The spring television season has already gotten off to an inspirational start with “When We Rise” an epic miniseries on ABC about the gay rights movement in the United States. Over four nights, starting last Monday and ending tonight (Friday, March 3), the show tells the interwoven stories of several prominent LGBT activists. Written by Oscar-winning writer Dustin Lance Black (“Milk”), the show stars Guy Pearce, Whoopi Goldberg, Rachel Griffiths, Mary Louise Parker and Michael K. Williams. If you missed any of it, go here.
Although the new CBS legal drama “Doubt” was cancelled after two episodes, it made media history by having a transgender actor play a transgender series regular on a broadcast television show. Actor and activist Laverne Cox played attorney Cameron Wirth; the show’s publicity describes Wirth as a “transgender Ivy League graduate who fights passionately for her clients since she’s experienced injustice first hand.” It’s a shame the network didn’t give the show more time to develop a following.
On the CW, the new series “Riverdale,” based on the Archie comics, includes openly gay high school student Keven Keller (Casey Cott). Keller has a strong relationship with his supportive father, the town sheriff who is investigating the central murder, and has recently acquitted a love interest. It airs Thursdays at 9 p.m.
On Sunday, March 5, whirlwind Ryan Murphy will turn to Hollywood history with “Feud.” For eight episodes on FX, Murphy and company will revisit the famous Hollywood grudge match between legendary stars Joan Crawford (Murphy regular Jessica Lange) and Bette Davis (Susan Sarandon). The series starts with the tumultuous filming of the camp classic “Whatever Happened to Baby Jane” (taken as a straight-up thriller in its day) and follows the fight until their deaths.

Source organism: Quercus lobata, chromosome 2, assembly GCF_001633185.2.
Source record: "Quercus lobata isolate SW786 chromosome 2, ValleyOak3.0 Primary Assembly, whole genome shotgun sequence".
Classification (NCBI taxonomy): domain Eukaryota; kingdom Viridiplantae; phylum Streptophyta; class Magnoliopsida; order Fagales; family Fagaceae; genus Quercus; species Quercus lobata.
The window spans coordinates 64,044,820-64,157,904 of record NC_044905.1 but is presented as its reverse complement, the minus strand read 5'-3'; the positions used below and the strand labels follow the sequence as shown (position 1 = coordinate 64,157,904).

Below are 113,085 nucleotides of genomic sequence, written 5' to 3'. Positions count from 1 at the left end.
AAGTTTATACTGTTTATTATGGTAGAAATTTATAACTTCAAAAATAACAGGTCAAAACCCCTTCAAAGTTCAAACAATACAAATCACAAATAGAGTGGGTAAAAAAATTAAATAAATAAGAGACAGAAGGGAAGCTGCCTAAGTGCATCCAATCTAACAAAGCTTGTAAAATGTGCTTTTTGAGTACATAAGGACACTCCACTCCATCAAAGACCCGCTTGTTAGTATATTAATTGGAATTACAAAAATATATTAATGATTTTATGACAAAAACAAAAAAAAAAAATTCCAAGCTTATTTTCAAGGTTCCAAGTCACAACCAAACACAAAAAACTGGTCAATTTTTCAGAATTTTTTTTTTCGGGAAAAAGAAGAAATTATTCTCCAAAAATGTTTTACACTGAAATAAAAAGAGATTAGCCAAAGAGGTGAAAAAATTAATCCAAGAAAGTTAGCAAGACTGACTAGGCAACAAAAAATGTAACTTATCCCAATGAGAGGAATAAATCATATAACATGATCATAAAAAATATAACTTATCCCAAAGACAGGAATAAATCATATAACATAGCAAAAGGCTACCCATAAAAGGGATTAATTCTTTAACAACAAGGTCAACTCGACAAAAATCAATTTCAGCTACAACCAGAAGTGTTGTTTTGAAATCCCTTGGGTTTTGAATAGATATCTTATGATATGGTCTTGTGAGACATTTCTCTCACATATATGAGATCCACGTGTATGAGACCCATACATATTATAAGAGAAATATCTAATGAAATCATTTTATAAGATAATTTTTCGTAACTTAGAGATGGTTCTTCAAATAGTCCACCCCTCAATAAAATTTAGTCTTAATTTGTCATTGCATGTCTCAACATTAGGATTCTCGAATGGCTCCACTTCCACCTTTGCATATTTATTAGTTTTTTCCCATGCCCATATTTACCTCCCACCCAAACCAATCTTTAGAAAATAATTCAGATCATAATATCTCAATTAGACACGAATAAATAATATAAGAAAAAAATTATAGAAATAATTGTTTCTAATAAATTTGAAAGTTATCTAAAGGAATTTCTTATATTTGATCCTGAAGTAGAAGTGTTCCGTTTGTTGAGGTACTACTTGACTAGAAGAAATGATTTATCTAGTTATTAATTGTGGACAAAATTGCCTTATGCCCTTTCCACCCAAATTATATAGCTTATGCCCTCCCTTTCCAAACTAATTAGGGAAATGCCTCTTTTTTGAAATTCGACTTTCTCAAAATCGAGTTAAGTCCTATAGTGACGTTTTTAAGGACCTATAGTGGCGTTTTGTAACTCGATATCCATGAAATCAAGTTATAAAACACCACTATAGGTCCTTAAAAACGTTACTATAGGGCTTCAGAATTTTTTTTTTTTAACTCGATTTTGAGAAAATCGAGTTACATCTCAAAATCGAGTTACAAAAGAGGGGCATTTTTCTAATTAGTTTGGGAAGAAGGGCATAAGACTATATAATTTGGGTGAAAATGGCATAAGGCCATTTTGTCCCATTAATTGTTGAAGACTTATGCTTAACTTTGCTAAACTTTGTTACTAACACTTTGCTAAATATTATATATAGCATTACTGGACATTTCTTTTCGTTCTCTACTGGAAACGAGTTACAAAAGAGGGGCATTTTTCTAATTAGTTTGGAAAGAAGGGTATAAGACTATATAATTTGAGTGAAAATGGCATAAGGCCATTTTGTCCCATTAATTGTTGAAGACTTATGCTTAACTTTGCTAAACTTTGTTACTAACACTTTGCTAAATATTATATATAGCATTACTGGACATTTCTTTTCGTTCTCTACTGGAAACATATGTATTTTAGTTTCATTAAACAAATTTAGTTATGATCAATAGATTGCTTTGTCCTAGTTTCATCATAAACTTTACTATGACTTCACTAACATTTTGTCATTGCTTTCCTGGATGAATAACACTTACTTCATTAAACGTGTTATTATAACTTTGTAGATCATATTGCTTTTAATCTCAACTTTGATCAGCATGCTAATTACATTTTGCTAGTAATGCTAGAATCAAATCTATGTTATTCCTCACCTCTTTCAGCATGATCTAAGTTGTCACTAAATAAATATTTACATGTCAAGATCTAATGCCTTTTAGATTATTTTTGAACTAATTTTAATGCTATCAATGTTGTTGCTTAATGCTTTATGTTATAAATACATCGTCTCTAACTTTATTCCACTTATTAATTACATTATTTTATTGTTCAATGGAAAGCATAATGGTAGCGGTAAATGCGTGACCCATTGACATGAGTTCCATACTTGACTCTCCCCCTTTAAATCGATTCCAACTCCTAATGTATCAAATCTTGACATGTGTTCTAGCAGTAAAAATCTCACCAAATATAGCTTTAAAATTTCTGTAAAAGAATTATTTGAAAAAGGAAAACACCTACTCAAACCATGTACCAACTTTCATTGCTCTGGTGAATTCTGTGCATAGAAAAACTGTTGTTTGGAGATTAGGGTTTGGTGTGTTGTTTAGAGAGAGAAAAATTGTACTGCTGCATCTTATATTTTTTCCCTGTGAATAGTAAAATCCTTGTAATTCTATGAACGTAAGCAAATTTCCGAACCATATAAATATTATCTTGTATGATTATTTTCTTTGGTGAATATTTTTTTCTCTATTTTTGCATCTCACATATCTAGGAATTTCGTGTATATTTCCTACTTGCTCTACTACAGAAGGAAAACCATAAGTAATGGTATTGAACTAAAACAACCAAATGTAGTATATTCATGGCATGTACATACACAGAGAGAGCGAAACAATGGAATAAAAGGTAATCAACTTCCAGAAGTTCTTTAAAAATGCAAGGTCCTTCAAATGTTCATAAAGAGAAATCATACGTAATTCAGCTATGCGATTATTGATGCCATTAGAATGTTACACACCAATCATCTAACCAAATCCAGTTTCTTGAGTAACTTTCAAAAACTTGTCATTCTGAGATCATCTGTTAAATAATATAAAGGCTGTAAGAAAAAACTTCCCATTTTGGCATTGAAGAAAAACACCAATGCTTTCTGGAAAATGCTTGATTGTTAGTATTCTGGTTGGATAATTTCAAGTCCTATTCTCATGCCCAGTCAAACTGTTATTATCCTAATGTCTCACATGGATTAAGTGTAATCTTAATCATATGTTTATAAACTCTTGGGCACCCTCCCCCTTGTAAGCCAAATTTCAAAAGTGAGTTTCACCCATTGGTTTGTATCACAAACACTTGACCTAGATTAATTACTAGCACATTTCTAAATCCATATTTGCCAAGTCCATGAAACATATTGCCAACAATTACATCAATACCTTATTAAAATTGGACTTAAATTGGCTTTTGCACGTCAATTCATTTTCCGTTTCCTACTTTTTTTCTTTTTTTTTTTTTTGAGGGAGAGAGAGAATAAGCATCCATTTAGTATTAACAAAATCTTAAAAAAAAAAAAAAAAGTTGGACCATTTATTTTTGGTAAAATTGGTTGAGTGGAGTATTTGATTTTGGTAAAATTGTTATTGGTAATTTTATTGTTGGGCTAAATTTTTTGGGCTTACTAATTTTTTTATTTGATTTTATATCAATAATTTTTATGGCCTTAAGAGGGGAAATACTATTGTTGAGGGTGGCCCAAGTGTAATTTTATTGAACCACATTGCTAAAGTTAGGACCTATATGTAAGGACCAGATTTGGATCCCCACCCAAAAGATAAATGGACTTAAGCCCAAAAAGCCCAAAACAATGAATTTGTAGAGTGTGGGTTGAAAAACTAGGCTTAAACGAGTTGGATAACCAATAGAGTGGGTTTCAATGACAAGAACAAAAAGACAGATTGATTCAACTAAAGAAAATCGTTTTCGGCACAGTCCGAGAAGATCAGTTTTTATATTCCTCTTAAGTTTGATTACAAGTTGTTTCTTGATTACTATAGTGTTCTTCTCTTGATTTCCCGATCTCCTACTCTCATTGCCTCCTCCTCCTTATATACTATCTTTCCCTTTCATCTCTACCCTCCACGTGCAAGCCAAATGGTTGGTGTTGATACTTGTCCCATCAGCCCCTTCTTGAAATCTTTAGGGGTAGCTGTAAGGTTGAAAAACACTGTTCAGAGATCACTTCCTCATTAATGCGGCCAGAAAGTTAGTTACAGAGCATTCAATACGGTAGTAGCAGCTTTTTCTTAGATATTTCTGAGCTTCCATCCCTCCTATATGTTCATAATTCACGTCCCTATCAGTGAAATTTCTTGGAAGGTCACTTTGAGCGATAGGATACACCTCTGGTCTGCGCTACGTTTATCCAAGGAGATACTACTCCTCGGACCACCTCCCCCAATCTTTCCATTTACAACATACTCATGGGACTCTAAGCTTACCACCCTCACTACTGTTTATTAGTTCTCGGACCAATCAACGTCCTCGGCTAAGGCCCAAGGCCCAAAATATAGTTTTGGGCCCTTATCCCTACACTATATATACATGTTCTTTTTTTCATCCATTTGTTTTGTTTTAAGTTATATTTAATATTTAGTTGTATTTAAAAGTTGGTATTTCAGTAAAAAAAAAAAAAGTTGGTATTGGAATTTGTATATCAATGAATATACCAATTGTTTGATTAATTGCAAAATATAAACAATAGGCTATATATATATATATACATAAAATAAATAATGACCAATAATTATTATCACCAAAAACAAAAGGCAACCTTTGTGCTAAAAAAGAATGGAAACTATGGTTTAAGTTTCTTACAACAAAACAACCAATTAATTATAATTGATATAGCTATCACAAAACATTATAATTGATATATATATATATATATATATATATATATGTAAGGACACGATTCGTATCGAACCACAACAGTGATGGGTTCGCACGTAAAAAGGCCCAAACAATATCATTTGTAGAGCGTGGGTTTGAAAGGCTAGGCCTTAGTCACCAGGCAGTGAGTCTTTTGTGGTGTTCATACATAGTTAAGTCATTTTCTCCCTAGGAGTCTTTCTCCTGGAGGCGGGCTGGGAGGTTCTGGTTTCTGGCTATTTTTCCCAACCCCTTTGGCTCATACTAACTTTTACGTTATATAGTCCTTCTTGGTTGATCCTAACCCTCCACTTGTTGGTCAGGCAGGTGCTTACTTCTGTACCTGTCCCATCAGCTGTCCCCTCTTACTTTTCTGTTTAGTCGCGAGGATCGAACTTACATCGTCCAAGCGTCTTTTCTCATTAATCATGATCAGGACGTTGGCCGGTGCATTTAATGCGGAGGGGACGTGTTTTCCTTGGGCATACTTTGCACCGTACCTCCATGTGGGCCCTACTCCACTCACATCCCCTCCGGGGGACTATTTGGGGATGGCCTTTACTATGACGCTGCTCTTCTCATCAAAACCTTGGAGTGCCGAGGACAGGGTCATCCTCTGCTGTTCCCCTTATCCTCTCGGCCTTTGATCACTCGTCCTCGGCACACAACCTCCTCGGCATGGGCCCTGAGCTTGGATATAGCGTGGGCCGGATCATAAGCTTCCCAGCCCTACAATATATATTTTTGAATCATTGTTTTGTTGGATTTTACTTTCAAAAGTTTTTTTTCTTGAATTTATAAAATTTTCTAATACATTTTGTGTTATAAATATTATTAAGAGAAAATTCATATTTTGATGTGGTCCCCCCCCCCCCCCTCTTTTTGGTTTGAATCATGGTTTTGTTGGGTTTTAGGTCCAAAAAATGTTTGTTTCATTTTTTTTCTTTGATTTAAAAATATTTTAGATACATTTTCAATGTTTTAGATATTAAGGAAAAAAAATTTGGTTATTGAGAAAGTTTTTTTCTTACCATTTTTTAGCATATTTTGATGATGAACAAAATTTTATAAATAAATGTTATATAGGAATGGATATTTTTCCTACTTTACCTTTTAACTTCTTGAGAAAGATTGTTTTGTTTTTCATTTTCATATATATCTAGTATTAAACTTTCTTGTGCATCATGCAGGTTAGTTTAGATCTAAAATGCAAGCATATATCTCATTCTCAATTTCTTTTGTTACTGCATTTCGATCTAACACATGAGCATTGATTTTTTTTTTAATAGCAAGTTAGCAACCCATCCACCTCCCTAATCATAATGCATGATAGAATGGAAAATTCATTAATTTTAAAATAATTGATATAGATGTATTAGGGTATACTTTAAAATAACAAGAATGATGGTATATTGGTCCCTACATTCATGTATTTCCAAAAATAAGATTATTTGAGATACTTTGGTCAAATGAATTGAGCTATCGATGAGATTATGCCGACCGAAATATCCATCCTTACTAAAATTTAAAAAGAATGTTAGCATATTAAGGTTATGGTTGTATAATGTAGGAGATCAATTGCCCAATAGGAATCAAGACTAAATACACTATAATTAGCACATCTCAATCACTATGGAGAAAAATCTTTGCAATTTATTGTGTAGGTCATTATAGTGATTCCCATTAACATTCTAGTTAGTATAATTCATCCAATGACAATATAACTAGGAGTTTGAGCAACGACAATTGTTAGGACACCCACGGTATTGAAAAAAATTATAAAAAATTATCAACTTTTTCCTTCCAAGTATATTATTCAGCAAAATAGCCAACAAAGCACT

Series regulars include Judy Davis as gossip columnist Hedda Hopper, Alfred Molina as director Robert Aldrich, Stanley Tucci as producer Jack L. Warner and a delightful Jackie Hoffman as Crawford’s maid, Mamacita. Catherine Zeta-Jones, Sarah Paulson and Kathy Bates appear as Olivia de Havilland, Geraldine Page and Joan Blondell respectively to offer hilarious alcohol-fueled barbs about the combatants.
Meanwhile, Murphy is busy on his other television series. He recently announced that season seven of “American Horror Story” will revolve the 2016 presidential election. Fans of “Scream Queens” are anxiously wondering if the show will be renewed or cancelled in the wake of falling ratings.
Later this month Lady Gaga will be the guest judge on the season nine premiere of “RuPaul’s Drag Race.” The last queen standing will win the title of “America’s Next Drag Superstar” and a cash prize of $100,000; past winners (including Bianca Del Rio, Bob the Drag Queen and Sharon Needles) have turned their titles into fame and fortune on stages and screens across the country. The season moves to VH1 for season nine and will premiere March 24 at 8 p.m.
Meanwhile, World of Wonder Productions has revealed plans for two original unscripted series starring “Drag Race” alums. Justin Johnson and Jay Jackson, aka Alyssa Edwards and Laganja Estranja, will star in “Haus of Edwards,” a mash-up of “Dance Moms” and “Drag Race” featuring “diva dancers” and “deeply involved moms.” Matthew Sanderson, or Detox Icunt, will headline “Detox’s Life Rehab” where Sanderson and celebrity guests offer life advice. Both series a digital release on World of Wonder’s YouTube channel in late April.
On Thursday, April 6, Logo will host the TV debut of “Strike A Pose,” last year’s sequel to “Truth or Dare,” the controversial 1991 documentary that followed the lives of Madonna and her back-up dancers during the “Blond Ambition Tour.” Directed by Ester Gould and Reijer Zwaan, the award-winning film catches up with the six surviving dancers 25 years later.